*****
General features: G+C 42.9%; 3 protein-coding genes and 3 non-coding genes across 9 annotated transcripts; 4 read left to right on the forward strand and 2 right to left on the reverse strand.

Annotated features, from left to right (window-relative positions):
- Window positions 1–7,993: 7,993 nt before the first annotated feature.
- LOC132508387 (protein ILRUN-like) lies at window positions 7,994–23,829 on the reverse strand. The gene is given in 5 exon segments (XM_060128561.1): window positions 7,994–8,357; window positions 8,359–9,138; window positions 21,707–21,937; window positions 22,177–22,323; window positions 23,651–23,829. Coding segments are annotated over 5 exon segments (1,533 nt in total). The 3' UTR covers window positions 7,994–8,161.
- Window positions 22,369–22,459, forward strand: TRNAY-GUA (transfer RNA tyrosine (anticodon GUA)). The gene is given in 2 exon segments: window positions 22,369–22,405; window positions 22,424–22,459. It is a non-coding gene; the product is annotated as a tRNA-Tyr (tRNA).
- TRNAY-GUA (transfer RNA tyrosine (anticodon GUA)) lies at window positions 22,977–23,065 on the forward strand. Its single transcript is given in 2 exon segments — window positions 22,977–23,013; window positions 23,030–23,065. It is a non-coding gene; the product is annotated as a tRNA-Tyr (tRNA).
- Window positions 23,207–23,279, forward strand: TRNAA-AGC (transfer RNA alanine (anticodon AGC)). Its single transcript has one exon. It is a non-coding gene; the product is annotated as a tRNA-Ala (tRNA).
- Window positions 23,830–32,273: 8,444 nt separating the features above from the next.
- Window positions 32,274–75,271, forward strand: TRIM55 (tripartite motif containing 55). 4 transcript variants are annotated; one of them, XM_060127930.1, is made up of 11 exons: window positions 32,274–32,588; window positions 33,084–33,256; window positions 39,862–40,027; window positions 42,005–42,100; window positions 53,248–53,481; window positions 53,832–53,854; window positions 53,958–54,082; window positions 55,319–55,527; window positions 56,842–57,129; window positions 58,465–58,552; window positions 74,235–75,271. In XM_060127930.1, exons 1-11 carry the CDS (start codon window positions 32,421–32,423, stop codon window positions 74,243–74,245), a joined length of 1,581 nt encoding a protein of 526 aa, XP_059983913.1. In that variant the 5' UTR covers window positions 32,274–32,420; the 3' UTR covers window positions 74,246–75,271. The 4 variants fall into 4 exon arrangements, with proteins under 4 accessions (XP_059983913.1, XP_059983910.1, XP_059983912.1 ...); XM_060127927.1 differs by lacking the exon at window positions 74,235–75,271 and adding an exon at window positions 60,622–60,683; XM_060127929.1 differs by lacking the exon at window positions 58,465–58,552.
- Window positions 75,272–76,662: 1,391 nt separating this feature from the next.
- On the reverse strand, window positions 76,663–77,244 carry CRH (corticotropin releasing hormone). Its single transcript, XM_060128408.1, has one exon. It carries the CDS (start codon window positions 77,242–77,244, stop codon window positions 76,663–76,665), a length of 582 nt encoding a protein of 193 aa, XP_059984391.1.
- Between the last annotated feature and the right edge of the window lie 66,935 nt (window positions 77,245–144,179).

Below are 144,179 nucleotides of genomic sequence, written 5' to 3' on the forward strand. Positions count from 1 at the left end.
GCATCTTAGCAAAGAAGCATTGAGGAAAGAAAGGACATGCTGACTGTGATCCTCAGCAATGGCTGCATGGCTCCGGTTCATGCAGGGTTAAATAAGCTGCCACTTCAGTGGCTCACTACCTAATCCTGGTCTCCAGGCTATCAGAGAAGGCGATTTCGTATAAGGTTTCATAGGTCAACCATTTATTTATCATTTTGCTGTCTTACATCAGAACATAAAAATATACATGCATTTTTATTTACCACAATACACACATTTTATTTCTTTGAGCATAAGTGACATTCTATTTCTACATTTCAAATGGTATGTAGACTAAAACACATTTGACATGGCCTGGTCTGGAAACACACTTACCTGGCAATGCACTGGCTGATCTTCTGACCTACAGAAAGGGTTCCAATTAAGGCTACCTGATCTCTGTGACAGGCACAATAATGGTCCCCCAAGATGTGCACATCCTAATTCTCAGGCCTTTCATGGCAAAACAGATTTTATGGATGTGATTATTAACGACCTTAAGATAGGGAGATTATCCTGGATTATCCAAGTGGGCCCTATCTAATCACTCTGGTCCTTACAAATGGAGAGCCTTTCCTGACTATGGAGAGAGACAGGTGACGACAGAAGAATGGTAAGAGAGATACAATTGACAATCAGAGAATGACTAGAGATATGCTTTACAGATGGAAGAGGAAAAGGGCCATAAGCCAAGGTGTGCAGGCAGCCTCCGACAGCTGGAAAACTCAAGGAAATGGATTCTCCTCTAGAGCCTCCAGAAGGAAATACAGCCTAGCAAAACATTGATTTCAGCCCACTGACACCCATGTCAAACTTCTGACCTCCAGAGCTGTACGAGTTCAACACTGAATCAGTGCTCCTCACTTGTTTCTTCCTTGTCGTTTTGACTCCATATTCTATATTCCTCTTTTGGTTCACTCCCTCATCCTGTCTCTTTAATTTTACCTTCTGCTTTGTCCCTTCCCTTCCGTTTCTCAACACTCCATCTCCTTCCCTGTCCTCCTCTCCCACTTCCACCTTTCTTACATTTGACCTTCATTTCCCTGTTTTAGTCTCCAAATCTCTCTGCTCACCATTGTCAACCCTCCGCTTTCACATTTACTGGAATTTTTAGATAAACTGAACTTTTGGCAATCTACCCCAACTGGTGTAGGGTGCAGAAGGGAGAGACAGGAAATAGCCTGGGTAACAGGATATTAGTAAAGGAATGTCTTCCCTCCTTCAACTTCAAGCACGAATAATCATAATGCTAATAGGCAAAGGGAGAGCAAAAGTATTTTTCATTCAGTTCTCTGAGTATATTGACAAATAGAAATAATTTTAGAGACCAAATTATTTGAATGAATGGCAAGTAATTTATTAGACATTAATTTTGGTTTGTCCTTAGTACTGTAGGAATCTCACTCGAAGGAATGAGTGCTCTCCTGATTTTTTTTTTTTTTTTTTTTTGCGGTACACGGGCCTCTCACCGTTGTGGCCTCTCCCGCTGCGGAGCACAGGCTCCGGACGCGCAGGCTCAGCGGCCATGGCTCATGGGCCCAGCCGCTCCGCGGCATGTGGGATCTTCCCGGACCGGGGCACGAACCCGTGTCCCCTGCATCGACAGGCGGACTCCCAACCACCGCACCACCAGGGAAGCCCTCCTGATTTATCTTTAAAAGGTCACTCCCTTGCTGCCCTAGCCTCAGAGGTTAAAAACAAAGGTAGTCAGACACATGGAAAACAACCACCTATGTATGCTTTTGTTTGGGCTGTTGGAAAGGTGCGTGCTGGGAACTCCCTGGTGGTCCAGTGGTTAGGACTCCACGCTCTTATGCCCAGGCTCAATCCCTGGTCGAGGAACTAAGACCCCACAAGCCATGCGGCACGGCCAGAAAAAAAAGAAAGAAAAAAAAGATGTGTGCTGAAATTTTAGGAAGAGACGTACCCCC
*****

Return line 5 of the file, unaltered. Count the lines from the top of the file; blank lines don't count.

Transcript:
- Window positions 22,369–22,459, forward strand: TRNAY-GUA (transfer RNA tyrosine (anticodon GUA)). The gene is given in 2 exon segments: window positions 22,369–22,405; window positions 22,424–22,459. It is a non-coding gene; the product is annotated as a tRNA-Tyr (tRNA).